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Plague (The Gone Series) Paperback – 2 Apr 2012

4.8 out of 5 stars 972 customer reviews

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Product details

  • Paperback: 560 pages
  • Publisher: Electric Monkey (2 April 2012)
  • Language: English
  • ISBN-10: 1405256583
  • ISBN-13: 978-1405256582
  • Product Dimensions: 12.9 x 3.5 x 19.8 cm
  • Average Customer Review: 4.8 out of 5 stars  See all reviews (972 customer reviews)
  • Amazon Bestsellers Rank: 131,099 in Books (See Top 100 in Books)

Product Description


"'... exciting, high-tension story told in a driving, torrential narrative that never lets up. This is great fiction. I love this book.' Stephen King, bestselling author. 'A tour-de-force that will leave readers dazed, disturbed, and utterly breathless' Booklist; 'If Stephen King had written Lord of the Flies, it might have been a little like this' Voice of Youth Advocates (VOYA) (Starred Review) 'I Love this book' - Stephen King, bestselling author"

From the Back Cover

It's been eight months since all the adults disappeared. Gone.

They've survived hunger. they've survived lies. But the stakes keep rising, and the dystopian horror keeps building in plague, Michael Grant's fourth book in the New York Times bestselling Gone series.

A highly contagious, fatal illness is spreading at an alarming rate, while sinister, predatory insects terrorize Perdido Beach. Sam, Astrid, Diana, and Caine are plagued by a growing doubt that they'll escape or even survive life in the FAYZ. With so much turmoil surrounding them, what desperate choices will they make when it comes to saving themselves and those they love?

" --This text refers to the Hardcover edition.

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Customer Reviews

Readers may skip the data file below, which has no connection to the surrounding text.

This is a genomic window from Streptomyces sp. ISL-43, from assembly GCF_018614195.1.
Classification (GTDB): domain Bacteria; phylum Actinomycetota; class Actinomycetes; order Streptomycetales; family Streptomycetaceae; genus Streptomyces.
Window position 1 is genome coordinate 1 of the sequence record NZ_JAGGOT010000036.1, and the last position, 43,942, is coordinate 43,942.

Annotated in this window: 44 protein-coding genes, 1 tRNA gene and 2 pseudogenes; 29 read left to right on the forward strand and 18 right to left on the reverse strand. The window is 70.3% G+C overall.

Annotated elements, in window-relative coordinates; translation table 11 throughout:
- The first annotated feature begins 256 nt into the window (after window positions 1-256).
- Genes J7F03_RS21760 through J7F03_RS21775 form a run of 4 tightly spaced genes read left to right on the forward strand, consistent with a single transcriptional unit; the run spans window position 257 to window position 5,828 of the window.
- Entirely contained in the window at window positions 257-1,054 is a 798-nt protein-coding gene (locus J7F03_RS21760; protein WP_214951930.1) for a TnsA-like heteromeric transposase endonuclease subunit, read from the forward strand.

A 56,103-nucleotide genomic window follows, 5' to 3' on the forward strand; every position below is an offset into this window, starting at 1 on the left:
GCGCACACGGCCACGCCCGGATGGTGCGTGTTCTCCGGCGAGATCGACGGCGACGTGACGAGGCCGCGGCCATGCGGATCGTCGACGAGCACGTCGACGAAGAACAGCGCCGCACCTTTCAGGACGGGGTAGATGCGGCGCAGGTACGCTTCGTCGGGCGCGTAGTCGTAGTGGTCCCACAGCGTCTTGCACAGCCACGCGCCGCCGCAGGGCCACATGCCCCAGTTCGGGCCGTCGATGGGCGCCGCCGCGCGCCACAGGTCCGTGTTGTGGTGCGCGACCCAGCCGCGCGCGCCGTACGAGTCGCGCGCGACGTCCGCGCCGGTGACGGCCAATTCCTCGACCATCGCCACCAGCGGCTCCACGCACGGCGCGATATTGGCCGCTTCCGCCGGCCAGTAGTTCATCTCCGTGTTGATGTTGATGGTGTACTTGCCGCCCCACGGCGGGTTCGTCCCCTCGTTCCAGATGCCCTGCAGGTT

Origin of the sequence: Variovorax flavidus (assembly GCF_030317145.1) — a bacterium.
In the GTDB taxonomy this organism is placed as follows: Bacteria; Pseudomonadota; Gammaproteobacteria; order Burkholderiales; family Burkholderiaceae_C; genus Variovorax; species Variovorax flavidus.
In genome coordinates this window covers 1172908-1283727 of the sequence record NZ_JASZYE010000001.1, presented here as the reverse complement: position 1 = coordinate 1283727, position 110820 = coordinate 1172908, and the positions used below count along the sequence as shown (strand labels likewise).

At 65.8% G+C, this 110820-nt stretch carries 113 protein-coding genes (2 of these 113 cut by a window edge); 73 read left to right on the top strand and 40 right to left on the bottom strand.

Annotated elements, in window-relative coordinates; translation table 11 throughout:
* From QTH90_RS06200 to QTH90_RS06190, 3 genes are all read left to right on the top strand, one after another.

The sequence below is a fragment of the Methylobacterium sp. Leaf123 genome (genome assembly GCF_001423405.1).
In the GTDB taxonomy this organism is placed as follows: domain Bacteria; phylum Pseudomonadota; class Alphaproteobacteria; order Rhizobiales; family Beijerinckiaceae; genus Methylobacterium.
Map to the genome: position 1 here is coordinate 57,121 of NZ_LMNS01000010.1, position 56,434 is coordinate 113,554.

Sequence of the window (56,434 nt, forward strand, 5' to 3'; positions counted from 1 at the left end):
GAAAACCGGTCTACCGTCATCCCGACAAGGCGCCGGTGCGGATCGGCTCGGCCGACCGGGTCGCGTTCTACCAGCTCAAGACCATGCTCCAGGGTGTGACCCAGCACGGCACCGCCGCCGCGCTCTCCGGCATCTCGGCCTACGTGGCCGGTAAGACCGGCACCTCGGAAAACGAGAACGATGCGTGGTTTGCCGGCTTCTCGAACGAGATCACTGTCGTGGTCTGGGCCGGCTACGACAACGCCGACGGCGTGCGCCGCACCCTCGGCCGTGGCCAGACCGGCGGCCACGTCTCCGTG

Top Customer Reviews

Format: Hardcover
The "Gone" series by Michael Grant (Gone, Hunger, Lies and now Plague) about everyone 15 and over, for reasons unknown, disappear, leaving everybody 14 and under in an impenetrable dome, is one of the best series out there for teens. The love child of "Lord of the Flies" and "X-Men", the Gone series is an intense, violent and sometimes saddening narrative, charting the stories of these teens as they deal with the problems obtained from living in the dome: being hungry, searching for water, trying to live some semblance of a life -- and don't forget how the children begin to mutate, gaining all sorts of powers, along with the animals of the FAYZ (Fallout Alley Youth Zone). This is just the bare strands of what forms Michael Grants' "Gone" novels, and with the upcoming Plague, he does not disappoint.

Plague was one of my most anticipated reads for 2011. So when I found it nearly 15 days early in my local WHSmith, I pretty much celebrated on the spot, ran to get it checked out and read in a frenzy. To finish this book in two days is no small feat either: the "Gone" novels are all at least 500 pages on average. Plague is the second biggest of the series, at 525 pages, all full of action, violence, redemption, heart-pounding, choke-you-by-the-throat adventure ride that refuses to let the reader sway. Riveting from start to finsh and thought-provoking along the way it's a great read but not for the faint of heart. This book contains challenging material and in the wrong hands it can devastate a soul. As a teen myself, this book is a masterpiece made of interwoven strands of win. But don't fear, the "Gone" novels have that "cross-over" appeal because they have everything that you could ask for.
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Format: Hardcover Verified Purchase
The children and young adults inside the dome are finding some kind of stability at last. And then, slowly, the dome begins to turn black. Without light, there's no food, no safety, no way of knowing what's waiting in the dark.
And what's waiting is even more unsettling for the 'good' guys than ever. Penny is a fabulously twisted creation - doing damage that even Lana can't fix. Drake/Brittany is as terrifying as s/he ever was, and, of course, there's the thing in the mine and this time it wants company.
This book feels like it's building to a great climax in Book 6. It refers to the characters as chess pieces at one point, and it does feel as if everyone is being moved into position for the Endgame. I, for one, can't wait to see how that game plays out in the final enstallment.